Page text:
According to Bloomberg’s sources, Intel has offered $2 billion for startup chip designer SiFive, though neither company has officially acknowledged the offer. SiFive is the leading designer of chips based on the open source RISC-V architecture that has coincidentally attracted much more interest in the wake of Nvidia’s ongoing acquisition of Arm for $40 billion.
The reports of the possible SiFive acquisition come on the heels of SiFive’s announcement that it will collaborate with Intel’s newly-christened foundry services.
SiFive, most recently valued at $500 million, is reportedly considering takeover offers from multiple firms and it may still choose to remain an independent outfit. Much of the new interest in SiFive and RISC-V stems from firms looking to avoid any potential pitfalls due to Nvidia’s potential control of Arm.
RISC-V is an open source instruction set architecture (ISA) for RISC chips that discards the traditional notion of licensing fees associated with designing chips around a certain ISA, as we see with Arm. The ISA is maintained by the non-profit RISC-V International organization comprised of more than 1,000 members in 50 countries.
RISC-V is most commonly used in microcontrollers and small, simple chips, which has earned it quite the industry uptake with companies like WD, which ships over two billion RISC-V controllers a year in its products. The RISC-V organization plans to evolve the standard to accommodate faster chips for high-performance applications in the future.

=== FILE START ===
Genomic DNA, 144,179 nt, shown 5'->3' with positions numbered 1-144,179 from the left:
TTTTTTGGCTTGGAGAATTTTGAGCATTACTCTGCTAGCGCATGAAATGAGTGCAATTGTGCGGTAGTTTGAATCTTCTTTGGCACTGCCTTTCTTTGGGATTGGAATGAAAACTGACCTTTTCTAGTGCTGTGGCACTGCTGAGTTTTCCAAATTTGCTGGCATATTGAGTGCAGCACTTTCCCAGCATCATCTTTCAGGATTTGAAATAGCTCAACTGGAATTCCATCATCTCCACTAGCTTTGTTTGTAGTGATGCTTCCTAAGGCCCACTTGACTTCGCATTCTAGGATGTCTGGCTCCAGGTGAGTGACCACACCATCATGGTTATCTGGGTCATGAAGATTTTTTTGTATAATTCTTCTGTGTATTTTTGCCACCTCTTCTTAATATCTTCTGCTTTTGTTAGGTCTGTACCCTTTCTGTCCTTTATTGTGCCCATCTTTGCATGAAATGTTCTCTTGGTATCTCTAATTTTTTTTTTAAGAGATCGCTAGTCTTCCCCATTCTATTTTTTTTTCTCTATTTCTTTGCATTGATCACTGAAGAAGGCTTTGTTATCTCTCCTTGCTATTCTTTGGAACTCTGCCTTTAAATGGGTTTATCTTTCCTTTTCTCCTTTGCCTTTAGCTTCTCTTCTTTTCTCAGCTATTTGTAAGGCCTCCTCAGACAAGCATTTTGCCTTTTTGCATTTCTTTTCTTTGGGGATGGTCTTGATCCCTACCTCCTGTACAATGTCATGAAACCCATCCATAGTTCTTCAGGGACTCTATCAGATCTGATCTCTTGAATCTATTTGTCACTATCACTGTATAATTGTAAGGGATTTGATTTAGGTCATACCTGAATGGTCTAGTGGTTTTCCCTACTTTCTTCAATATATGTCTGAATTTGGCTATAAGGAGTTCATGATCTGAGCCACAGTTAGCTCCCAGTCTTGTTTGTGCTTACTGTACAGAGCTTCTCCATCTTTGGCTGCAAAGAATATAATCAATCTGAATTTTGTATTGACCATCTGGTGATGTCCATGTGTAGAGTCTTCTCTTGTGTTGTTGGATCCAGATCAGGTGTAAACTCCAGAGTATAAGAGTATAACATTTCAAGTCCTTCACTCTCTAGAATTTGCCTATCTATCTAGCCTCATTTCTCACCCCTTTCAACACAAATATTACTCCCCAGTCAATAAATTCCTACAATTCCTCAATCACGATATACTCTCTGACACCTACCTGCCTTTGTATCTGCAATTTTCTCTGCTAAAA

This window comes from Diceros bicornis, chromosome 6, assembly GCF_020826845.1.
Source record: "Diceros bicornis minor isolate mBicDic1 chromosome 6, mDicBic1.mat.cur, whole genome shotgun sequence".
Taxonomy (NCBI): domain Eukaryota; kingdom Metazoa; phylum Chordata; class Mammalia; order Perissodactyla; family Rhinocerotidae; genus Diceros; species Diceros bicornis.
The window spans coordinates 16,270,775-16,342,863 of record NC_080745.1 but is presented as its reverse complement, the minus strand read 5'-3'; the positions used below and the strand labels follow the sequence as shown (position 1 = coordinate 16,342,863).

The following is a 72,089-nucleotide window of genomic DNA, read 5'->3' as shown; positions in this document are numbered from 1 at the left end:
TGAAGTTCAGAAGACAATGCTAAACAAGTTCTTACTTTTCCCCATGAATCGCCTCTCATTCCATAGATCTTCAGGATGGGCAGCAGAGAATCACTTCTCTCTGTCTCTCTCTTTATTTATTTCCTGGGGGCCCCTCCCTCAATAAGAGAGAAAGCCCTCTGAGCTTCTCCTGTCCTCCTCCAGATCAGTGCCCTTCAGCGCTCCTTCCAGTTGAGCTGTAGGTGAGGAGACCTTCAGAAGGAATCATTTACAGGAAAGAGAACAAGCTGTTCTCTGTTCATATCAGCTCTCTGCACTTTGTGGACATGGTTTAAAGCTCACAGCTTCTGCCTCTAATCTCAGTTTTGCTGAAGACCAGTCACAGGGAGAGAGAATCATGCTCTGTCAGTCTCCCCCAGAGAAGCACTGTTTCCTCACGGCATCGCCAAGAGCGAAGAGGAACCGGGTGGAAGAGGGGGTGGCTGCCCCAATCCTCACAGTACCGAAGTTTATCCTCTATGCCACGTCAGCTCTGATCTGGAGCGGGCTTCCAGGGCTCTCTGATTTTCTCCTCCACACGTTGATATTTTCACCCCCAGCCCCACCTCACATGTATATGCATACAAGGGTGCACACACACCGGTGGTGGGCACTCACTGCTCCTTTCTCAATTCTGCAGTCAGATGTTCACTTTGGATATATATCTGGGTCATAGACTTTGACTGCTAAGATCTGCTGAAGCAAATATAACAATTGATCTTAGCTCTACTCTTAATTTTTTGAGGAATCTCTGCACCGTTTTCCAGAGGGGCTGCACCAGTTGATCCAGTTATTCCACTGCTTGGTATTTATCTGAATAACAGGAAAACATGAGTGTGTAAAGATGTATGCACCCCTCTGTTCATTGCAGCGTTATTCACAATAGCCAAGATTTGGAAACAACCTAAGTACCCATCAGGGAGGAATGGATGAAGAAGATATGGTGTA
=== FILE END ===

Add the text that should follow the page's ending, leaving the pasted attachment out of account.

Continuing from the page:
Chinese chip firms have shown a keen interest in RISC-V chip designs in the wake of US restrictions on their use of Arm designs due to US national security interests. Naturally, RISC-V’s open source licensing, which eschews fees, and the fact that the company is incorporated in Switzerland and doesn’t “take a political position on behalf of any geography” is enticing to Chinese firms.
Intel CEO Pat Gelsinger’s recent announcement that the company would begin licensing its own x86 processor designs to other firms as part of its new IDM 2.0 initiative was surprising, and the company even revealed that it would be open to fabbing third-party Arm designs in its new custom foundry outfit, Intel Foundry Services (IFS).
If the reports are true, it’s natural to expect that Intel will look to add RISC-V designs to its own arsenal and also offer custom designs to customers of its new foundry services business, all of which ties in nicely with the company’s pledge to help “re-shore” semiconductor manufacturing in the US. Having yet another ISA in the cannon might also help to fire back at Arm competitors, like Apple’s M1 and AWS’s Graviton2, in the future.